What Support Means to Someone With a Chronic Illness
I am a wordsmith. I love words and their meanings. There have been times when I reach back into the Ancient Greek or Hebrew words to get full understanding. One word that I currently seek understanding for is a word that is very familiar to most. That word is support. Support has many meanings, but to someone who struggles with anything in life, the meaning behind the word goes a very long way.
Support in the dictionary version means to uphold or bear all weight. My definition is a little different. Support can be in many forms. During my recent hospital stay and recovery at home I have had various forms of it. For all of it, I am extremely blessed and grateful. Support for me came when a friend called me on the phone (yes, a real voice and not a text) and said, “What are you doing?” I replied, “Nothing.” Like that is what I have done for three weeks since my hospital stay. She said, “If you would like some company or some fresh air come over and hang out with me.” I said, “Oh, I am not up to it.” I was so sad, so depressed that the mere thought of talking with someone was overwhelming. So she told me to get some fresh air, open some windows, sit in the sun.
By the end of the conversation, I was showered and drove to her house where she prepared food I could eat (it’s a struggle), let me lay on the couch while we chatted and listened to my litany of complaints. She has no idea how much that support meant to me. It breathed life back into a soul that was feeling pretty lifeless.
While a person has their health, it is often hard to understand when and how it can be taken away. In the blink of an eye. There’s the usual days that go by. You never think about it. But then when something happens and it slips away, life totally changes. It is support that gets you through.
Supports come in all fashions. I have found tremendous support online with people who have similar struggles. Virtually I am able to connect with people all over the world. In an instant! These types of supports help but the real “in person” supports are often lacking. Because everyone has their own stuff. Everyone is busy. People don’t know what to do or say. I am just as guilty of it. Sickness makes you aware of what you should have done. Maybe what you could have done. Or what you still might be able to do. I vow to be more supportive to everyone I can. I know what it feels like to spend entire weekends alone. I know what it feels like to go days without seeing anyone. And at the same time I understand. It’s a two-edged sword.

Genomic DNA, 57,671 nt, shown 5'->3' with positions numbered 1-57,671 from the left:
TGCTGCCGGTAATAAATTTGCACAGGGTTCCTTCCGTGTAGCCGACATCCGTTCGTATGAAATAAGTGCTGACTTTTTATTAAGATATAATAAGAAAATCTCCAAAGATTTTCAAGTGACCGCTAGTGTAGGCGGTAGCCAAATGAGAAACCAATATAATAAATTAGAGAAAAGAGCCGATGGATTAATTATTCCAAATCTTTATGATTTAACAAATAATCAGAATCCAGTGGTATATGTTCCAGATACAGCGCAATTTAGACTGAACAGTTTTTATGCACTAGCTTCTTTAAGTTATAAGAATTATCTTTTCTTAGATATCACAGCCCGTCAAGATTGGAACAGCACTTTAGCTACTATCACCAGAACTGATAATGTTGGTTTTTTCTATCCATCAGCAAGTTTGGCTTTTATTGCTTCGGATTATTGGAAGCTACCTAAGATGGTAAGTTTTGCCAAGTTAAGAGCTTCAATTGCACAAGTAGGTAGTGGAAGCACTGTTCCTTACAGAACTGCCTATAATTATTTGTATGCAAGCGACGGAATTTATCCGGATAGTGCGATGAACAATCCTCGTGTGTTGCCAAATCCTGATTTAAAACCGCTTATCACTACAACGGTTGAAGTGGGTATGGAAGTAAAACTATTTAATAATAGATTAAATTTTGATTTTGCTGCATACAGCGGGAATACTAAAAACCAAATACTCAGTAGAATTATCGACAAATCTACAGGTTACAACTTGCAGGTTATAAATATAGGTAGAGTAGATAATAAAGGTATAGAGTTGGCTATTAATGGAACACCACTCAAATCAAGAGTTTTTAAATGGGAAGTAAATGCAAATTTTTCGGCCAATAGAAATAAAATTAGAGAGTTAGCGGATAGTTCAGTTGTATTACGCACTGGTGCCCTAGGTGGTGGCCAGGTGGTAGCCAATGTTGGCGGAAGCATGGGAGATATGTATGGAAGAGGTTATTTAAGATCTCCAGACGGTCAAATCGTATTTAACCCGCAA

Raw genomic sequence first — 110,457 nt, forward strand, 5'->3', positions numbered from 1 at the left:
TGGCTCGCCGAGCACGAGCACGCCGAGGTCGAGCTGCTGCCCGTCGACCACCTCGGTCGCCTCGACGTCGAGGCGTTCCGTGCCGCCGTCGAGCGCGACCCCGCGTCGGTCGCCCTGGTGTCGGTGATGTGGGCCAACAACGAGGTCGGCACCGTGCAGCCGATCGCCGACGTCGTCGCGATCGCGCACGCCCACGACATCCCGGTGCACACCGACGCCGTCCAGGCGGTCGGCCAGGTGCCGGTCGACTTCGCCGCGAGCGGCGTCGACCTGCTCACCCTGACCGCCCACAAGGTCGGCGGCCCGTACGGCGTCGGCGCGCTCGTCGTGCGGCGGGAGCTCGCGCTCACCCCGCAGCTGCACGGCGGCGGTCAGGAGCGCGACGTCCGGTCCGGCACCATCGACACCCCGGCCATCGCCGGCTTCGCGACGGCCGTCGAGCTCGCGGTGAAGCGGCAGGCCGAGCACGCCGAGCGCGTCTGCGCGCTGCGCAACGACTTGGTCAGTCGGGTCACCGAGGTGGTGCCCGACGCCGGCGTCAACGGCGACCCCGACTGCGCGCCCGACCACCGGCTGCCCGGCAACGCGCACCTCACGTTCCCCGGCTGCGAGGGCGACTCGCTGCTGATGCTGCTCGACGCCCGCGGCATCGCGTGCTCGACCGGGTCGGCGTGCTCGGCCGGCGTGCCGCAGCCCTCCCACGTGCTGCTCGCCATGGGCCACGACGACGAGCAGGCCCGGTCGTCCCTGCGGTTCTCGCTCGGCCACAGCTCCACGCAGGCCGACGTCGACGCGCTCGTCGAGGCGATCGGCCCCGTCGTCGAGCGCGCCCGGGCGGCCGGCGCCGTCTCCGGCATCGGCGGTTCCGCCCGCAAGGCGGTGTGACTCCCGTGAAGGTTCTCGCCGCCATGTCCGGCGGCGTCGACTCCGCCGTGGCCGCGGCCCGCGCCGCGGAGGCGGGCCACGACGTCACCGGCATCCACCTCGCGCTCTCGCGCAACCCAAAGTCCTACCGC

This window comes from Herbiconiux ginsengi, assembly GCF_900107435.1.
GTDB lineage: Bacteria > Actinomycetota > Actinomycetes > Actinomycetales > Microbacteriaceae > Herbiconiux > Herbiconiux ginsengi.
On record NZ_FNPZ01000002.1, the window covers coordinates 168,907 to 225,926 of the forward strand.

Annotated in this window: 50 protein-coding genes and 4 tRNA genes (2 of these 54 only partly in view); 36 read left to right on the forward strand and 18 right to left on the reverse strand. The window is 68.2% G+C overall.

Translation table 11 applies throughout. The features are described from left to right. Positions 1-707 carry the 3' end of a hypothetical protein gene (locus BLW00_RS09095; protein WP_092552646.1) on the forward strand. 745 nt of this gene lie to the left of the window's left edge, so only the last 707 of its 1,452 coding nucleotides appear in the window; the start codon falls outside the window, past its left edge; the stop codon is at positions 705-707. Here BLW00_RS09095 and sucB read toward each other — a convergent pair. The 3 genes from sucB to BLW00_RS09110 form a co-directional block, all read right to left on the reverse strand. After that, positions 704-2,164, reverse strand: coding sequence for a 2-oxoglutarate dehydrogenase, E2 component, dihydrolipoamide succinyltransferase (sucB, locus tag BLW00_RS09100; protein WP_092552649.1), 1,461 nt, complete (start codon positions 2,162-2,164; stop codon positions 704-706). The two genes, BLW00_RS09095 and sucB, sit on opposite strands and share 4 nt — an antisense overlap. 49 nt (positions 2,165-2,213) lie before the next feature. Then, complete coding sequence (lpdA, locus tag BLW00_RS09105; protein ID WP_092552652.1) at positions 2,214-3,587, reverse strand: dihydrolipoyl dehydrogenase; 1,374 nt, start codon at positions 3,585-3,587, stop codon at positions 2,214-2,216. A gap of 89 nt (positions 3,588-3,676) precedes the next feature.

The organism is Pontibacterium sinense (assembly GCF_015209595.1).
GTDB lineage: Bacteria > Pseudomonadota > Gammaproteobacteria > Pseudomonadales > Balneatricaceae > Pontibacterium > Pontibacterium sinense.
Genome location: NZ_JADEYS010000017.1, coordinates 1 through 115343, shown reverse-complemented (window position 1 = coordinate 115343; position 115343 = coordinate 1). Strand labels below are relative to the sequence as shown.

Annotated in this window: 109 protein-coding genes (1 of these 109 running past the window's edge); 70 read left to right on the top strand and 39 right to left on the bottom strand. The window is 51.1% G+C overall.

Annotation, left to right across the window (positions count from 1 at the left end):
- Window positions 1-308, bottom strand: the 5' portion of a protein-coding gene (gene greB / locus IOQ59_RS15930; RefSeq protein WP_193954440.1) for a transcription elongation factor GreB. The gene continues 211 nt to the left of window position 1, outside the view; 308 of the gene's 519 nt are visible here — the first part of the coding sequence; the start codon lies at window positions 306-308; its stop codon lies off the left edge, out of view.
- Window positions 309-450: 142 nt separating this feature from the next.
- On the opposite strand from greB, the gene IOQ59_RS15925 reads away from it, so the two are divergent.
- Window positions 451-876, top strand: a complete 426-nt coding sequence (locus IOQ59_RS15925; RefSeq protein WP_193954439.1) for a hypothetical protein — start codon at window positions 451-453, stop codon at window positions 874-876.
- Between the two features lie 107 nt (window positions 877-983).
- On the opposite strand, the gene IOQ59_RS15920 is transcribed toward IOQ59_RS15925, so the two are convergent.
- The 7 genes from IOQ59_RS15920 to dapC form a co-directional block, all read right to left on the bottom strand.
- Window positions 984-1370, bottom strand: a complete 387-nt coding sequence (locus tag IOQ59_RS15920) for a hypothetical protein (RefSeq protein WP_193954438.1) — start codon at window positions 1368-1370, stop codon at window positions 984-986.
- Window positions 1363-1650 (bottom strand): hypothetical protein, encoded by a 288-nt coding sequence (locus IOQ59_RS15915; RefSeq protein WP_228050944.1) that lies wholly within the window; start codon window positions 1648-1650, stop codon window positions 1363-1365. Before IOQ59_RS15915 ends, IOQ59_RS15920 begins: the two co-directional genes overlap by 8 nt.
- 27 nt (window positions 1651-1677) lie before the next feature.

The beauty in it (and yes there can be beauty in struggle) is that my thoughts about it can change. I don’t have to sit and wait and hope that someone will step up and support my struggle. That is something I have the ability to do. It doesn’t have to be someone else’s job. I like being given an assignment towards healing my own life. And it begins with the support we give ourselves when everything appears to be falling apart. I will never hesitate to say I love you. I won’t ask, “Do you need anything?” because I will show up. I won’t be critical of how others give me support though because everyone has their own way of showing it.
My grandmother died when she was 62. As I get closer to that age, I realize the support my mother must have needed when this happened. It is her support that has helped me through some difficult times because she has the strongest faith of anyone I know. I reach out to her in love and continue to show that she is never alone in anything even though I struggle with distance and my own health issues. But, the key is that she knows I am there, cheering her in her endeavors and looking for ways to stay in hope and love.
I am, after all, a prior Supports Coordinator. So I have made helping people my livelihood and my career. I guess that is why I don’t understand a lot about how others show it.
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